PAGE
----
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How the Oakland A's of the 1970s-a revolutionary band of brawling winners led by Reggie Jackson, Catfish Hunter, Vida Blue, Sal Bando, and Rollie Fingers-won three straight championships and knocked baseball into the modern age

The Oakland A's of the early 1970s were the most transformative team in baseball history. Never before had an entire organization so collectively traumatized baseball's establishment with its outlandish behavior and business decisions. Or with its indisputable winning record: five straight division titles and three straight championships. The high drama that played out on the field was exceeded only by the drama in the clubhouse and front office. But those A's, with their garish uniforms and outlandish facial hair, redefined virtually every aspect of the game for coming generations.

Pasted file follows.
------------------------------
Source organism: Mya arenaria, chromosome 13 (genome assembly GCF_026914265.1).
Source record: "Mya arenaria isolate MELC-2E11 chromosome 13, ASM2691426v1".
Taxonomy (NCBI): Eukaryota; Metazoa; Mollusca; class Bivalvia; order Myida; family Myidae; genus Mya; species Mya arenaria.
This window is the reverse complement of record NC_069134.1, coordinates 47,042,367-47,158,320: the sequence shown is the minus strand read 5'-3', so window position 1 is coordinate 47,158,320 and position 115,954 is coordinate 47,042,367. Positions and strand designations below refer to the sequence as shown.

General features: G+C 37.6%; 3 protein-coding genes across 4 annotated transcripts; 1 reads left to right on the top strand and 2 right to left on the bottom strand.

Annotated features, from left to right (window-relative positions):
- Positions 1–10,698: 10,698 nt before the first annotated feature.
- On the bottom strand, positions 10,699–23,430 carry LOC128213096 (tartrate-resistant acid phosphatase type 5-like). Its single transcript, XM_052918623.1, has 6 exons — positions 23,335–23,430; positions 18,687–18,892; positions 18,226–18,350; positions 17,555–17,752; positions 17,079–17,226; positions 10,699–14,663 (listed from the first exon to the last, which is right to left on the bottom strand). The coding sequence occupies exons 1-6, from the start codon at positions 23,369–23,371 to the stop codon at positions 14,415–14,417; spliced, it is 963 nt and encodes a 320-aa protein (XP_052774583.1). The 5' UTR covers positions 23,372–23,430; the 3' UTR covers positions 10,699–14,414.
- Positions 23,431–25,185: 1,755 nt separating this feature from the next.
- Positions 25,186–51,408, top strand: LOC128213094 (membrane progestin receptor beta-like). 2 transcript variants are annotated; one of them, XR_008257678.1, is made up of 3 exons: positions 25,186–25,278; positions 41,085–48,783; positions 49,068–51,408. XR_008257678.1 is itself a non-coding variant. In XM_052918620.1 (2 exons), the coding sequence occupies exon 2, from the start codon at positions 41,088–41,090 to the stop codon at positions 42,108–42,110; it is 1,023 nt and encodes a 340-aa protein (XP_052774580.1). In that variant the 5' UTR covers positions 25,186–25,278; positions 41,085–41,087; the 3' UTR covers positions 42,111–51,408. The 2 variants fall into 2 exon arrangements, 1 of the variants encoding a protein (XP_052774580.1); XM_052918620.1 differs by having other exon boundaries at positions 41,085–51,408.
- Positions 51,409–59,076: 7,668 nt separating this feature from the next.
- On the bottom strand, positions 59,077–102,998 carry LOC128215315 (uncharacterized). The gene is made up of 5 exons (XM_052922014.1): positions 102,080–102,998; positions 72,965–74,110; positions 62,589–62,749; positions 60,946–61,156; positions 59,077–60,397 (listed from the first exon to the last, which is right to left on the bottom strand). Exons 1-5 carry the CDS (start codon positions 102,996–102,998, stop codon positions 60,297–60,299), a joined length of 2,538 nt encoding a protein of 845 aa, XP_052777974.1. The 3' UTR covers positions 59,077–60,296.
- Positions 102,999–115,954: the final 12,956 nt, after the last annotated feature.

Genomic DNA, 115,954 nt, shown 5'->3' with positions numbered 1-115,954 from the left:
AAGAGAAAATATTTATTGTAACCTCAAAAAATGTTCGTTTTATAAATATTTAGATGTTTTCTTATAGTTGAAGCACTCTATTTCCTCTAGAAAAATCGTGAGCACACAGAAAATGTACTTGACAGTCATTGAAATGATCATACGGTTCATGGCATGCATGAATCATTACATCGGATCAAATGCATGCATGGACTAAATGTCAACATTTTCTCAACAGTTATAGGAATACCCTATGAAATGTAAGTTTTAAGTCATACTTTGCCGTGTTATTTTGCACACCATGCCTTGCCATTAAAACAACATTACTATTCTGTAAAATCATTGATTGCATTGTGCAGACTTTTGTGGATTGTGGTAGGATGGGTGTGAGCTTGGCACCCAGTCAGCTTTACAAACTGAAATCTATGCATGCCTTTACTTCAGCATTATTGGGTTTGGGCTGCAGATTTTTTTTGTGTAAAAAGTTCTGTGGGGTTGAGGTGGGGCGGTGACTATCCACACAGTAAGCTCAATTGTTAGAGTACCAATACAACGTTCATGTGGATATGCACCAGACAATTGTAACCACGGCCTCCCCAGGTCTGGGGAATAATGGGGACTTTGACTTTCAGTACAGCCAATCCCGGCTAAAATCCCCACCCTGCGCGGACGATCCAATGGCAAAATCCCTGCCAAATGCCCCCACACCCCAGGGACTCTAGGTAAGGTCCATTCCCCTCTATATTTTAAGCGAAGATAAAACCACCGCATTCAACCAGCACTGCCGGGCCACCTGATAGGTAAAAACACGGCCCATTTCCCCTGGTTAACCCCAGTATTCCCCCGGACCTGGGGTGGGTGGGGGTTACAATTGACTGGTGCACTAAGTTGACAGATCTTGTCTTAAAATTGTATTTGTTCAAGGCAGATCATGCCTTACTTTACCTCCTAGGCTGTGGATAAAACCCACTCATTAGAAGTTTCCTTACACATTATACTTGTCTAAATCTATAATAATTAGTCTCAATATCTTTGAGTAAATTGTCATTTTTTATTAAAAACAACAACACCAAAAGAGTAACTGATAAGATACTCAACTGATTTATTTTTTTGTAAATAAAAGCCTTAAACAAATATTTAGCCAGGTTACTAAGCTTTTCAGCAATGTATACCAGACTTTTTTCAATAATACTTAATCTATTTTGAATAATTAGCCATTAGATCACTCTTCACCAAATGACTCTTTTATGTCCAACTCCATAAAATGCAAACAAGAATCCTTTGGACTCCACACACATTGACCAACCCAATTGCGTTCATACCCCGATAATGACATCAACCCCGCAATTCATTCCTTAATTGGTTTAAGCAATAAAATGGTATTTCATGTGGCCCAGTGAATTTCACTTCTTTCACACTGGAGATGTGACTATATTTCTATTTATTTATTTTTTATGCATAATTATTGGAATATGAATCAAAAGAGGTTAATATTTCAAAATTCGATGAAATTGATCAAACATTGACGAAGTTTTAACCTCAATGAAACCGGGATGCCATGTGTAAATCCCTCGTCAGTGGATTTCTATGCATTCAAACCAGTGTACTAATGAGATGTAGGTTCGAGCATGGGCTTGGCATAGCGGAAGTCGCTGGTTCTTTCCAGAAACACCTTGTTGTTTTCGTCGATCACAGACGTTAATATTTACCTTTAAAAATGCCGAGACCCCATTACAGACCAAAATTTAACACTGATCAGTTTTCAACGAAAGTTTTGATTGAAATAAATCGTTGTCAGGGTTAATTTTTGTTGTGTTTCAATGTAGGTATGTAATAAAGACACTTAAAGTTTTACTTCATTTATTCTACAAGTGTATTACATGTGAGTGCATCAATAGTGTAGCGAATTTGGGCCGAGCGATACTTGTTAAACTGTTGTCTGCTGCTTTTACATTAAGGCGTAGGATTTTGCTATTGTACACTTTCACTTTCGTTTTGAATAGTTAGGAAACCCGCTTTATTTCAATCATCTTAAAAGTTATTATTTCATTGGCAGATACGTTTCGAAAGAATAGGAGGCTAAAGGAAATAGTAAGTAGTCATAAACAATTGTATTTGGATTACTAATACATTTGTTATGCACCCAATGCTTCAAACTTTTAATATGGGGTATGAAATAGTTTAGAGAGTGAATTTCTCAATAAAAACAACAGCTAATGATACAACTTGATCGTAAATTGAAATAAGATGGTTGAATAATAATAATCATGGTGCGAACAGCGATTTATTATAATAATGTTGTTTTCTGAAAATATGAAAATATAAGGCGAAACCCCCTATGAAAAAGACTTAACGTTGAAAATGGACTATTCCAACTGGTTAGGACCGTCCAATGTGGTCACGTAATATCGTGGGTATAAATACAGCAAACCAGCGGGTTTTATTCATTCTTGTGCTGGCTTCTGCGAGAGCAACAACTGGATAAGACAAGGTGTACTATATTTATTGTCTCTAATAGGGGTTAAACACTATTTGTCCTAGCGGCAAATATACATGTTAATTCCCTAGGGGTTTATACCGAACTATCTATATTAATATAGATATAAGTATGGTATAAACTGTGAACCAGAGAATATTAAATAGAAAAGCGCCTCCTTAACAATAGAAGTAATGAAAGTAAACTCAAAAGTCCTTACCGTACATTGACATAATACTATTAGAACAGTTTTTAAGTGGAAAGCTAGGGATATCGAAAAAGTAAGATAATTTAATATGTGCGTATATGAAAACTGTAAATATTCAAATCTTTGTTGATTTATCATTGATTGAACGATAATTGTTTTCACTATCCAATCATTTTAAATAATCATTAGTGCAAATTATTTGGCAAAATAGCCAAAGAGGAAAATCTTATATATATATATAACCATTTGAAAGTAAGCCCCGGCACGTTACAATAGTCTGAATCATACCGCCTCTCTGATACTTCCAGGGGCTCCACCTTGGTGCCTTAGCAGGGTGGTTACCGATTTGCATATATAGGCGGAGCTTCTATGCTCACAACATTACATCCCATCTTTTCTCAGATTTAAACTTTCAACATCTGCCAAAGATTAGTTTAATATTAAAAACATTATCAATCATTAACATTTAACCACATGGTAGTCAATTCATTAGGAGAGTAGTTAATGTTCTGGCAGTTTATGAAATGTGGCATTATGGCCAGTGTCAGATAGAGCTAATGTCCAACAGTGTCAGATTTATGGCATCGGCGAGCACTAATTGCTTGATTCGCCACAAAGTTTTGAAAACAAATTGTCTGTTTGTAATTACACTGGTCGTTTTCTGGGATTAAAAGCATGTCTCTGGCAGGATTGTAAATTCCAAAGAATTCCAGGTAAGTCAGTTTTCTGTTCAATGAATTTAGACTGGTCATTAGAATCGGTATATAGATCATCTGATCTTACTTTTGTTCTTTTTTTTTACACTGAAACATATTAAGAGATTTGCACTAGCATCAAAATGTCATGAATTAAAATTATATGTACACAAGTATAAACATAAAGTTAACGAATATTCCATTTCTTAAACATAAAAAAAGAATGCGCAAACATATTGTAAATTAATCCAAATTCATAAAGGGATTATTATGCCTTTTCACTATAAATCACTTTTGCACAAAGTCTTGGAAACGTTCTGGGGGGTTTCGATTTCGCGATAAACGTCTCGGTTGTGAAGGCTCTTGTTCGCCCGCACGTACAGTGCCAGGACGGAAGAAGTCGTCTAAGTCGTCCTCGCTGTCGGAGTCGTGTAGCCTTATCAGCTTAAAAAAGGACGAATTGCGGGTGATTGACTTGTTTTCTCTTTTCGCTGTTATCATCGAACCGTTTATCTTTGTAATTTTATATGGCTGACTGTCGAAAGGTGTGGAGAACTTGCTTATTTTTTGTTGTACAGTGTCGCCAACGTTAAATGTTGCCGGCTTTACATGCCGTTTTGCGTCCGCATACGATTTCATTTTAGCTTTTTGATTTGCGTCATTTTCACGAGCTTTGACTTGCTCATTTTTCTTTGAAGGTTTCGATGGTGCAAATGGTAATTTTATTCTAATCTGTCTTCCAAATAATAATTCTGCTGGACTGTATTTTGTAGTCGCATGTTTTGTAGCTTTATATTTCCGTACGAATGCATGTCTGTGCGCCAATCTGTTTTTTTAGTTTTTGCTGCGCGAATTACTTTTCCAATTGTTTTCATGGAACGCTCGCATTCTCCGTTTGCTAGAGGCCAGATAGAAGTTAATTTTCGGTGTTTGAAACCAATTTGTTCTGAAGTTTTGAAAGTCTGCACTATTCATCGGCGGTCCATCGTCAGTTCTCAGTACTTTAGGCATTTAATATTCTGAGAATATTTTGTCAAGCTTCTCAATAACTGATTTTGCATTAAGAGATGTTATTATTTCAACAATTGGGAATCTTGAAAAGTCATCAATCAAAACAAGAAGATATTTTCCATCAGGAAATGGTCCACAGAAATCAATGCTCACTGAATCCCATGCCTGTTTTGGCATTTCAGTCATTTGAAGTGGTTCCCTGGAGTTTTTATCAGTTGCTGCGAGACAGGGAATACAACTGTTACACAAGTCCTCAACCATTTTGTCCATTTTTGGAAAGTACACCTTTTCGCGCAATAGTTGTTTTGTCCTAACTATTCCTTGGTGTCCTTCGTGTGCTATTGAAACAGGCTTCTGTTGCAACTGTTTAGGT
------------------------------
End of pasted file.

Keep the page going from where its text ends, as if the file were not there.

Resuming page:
Under the visionary leadership of owner Charles O. Finley, the team assembled such luminary figures as Reggie Jackson, Catfish Hunter, Rollie Fingers, and Vida Blue. Finley acted as his own general manager, and, with an insatiable need for control, dictated everything from the playlist of the ballpark organist to the menu for the media lounge. So pervasive was his meddling that one of his managers, Dick Williams, quit in the middle of the championship celebration following Oakland's Game 7 victory over the Mets in the 1973 World Series. The advent of free agency spelled the end of Finley's reign; within two years, his dynasty was lost.

A sprawling, brawling history of one of the game's most unforgettable teams, Dynastic, Bombastic, Fantastic is a paean to a turbulent yet magical time.



About the Author

Jason Turbow

Jason Turbow is the author of Dynastic, Bombastic, Fantastic (Houghton Mifflin Harcourt, 2017) and The Baseball Codes (Pantheon, 2010) . He's written for The New York Times, The Wall Street Journal and Sports Illustrated, among other publications. He lives in the San Francisco Bay Area.



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